Blood of the Fold
by Terry Goodkind
Reviewed by Coral
After the five Sisters of the Dark escaped from the Palace of the Prophets, the Sisters of the Light were left mourning Prelate Ann and Nathan as dead. Only Verna knows that things will quickly go from bad to worse for the Palace if she isn't able to somehow ferret out all the Sisters of the Dark still hidden in shadow. The only person she can trust is Warren. But with Emperor Jagang on his way to the Palace and a sudden appointment trapping Verna behind a desk, how can she ever manage to separate the guilty from the innocent before all is lost?
Richard has a lot to learn about what it means to be the Lord Rahl; thankfully the Mord-Sith Cara and a few of other Mord-Sith and a couple of soldiers from the First File have come to Aydindril to protect him and to teach him what it means to be their magic against magic. He's going to need their help, because not only does he intend to win back the loyalty of the D'Harans who've joined with the Imperial Order, he intends to carry on with the war Kahlan declared on behalf of the Midlands. To do that he will follow in the footsteps of the Lord Rahls before him; Richard has decided to conquer the world!
Now a war between the Old World and the New World is upon them. With the barrier that had long separated them down, there is nothing to hold back the armies of Jagang. And his power is growing. Jagang is a dream-walker, with the ability to see into the unconscious thoughts of others, using this ability to terrorize, subjugate and seduce people to his side.
One of these people he's won to his side is Tobias Brogan, Lord General of the Blood of the Fold. For the Blood magic is the taint of the Keeper and it is their job to destroy magic, in the name of the Creator. General Brogan has a nose for spells and while the rest of the world may believe that the Mother Confessor was executed he does not. Now he is determined to hunt her down and kill her himself.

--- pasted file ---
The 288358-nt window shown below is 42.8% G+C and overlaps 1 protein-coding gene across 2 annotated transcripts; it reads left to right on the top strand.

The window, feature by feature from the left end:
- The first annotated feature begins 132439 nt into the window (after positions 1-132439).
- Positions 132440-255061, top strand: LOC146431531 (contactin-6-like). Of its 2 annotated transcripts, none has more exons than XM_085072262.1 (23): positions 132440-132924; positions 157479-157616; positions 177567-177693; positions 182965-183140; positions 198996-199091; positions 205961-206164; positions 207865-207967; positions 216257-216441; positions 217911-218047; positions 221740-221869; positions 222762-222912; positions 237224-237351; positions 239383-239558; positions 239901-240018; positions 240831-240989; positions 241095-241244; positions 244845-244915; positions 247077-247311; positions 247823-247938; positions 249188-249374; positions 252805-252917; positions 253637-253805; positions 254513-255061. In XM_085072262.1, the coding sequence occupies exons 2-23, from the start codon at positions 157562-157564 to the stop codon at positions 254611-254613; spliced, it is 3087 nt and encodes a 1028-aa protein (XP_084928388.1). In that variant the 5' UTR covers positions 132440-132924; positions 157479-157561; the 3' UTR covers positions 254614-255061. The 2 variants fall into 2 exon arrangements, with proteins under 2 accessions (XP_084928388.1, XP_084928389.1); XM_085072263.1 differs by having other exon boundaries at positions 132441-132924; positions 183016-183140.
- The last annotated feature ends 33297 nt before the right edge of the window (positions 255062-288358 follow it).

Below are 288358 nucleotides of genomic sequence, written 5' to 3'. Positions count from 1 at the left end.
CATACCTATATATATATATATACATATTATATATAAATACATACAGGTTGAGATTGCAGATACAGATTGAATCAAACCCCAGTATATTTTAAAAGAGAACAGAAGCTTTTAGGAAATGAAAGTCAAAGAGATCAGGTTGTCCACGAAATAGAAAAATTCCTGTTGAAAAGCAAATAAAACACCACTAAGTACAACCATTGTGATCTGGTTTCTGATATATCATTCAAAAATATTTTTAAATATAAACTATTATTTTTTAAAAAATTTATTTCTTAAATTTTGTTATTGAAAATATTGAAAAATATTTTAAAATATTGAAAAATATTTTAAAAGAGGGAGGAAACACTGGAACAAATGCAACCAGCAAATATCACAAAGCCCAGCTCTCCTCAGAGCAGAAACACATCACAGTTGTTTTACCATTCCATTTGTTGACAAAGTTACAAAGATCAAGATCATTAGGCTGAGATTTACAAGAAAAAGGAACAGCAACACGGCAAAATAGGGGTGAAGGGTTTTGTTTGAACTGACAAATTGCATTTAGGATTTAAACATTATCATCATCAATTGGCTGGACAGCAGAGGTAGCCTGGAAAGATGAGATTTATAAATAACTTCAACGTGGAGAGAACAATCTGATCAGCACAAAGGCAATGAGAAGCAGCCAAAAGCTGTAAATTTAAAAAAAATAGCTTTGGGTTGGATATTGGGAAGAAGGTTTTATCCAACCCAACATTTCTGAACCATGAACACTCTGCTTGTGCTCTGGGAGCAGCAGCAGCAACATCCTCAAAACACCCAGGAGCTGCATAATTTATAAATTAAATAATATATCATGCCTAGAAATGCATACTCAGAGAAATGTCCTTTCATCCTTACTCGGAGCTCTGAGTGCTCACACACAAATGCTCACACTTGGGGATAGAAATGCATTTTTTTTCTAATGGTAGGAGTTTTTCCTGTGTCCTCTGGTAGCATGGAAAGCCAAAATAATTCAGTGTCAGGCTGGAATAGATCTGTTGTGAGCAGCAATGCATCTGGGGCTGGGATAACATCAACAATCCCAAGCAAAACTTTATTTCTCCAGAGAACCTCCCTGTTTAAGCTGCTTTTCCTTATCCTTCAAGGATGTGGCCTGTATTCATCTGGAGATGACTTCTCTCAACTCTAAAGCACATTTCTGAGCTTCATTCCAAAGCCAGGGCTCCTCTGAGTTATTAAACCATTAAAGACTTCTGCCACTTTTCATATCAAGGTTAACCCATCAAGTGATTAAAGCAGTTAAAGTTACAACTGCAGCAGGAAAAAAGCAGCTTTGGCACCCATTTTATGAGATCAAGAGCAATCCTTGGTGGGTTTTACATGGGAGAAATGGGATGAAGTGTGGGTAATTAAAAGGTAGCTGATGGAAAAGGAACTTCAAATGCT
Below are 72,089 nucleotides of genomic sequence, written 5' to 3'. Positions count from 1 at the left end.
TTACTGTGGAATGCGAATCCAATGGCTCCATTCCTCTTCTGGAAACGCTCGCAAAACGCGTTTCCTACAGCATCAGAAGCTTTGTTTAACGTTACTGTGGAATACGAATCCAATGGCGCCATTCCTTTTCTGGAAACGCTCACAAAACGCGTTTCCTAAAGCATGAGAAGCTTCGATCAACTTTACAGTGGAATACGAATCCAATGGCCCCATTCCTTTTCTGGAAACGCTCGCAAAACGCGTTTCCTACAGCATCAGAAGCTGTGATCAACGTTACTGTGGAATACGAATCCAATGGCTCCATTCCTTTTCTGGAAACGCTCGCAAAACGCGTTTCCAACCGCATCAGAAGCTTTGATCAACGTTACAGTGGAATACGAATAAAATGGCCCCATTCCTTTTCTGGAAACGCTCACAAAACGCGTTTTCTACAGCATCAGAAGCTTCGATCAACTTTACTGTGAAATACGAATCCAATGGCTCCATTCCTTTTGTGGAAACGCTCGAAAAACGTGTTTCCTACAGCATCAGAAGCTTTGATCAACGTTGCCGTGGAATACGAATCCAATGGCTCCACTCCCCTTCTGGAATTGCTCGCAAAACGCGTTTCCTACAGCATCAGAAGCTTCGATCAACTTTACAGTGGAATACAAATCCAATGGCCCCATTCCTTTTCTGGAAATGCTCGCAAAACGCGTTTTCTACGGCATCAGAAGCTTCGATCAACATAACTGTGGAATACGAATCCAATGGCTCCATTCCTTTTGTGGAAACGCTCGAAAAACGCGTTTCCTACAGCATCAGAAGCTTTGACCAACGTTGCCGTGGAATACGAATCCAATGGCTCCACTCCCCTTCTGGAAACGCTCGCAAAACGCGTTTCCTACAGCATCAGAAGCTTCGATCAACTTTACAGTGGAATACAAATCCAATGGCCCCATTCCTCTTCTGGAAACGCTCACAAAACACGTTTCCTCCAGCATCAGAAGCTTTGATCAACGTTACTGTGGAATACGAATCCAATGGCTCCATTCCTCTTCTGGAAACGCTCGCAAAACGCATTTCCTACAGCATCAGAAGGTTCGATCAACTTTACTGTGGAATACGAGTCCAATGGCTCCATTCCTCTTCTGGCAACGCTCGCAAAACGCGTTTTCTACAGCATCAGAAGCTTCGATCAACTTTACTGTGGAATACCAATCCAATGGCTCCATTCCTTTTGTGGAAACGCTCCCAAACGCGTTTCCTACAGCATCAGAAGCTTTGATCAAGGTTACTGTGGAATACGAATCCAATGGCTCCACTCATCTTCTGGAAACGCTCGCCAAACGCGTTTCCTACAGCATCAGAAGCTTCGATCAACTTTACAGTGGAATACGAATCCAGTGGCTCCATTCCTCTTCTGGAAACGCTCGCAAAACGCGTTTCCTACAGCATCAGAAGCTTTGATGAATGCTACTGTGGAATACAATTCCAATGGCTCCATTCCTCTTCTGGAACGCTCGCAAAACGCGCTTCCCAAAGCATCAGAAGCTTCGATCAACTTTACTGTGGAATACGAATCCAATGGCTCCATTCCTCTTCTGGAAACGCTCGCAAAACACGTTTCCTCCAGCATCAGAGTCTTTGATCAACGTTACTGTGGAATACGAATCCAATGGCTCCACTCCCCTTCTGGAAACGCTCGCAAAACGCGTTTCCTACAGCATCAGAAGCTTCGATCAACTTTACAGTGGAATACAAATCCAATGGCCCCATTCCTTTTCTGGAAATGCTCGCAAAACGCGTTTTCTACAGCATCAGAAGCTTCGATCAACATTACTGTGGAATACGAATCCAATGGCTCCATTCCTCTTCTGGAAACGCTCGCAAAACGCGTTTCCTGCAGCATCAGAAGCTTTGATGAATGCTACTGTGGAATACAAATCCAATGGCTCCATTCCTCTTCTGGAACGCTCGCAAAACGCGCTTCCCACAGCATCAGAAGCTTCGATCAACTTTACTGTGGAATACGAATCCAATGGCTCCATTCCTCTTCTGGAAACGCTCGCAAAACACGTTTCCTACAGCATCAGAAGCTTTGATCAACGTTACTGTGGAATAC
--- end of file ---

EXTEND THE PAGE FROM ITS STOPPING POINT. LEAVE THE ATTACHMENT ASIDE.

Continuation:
I'm glad I decided to re-read the series before moving on to the newest books because I remembered absolutely nothing about this book.
I had mentioned in my review of Stone of Tears that I sort of hated all the dropped plot lines and characters over the course of the series. I knew I was probably getting ahead of myself and in the case of Gratch I was. I didn't remember him being in this book or what happens with him in it. But again, I was only one book ahead of myself, because I'm pretty sure he doesn't make a return appearance in any of the subsequent books.
The only thing, not really wrong, but off about this book was the Blood of the Fold. Their belief is supposed to be centered on destroying magic to rid the world of the Keeper's taint. They, of course, have no problem with using as tools people with magic that they can control. As presented, I can understand them. I also get that in their mind no one is innocent of being a servant of the Keeper unless they comply completely with the Blood. What I don't really understand is how they can use spells and stuff and not see the hypocrisy in their actions. Their characterization got a little confusing for me.
But other than that I still loved this book on the second go round. It had a few surprises that were still surprising, because I hadn't remembered them, and one that I had remembered, so I can't be sure if it was surprising the first time. Oh well.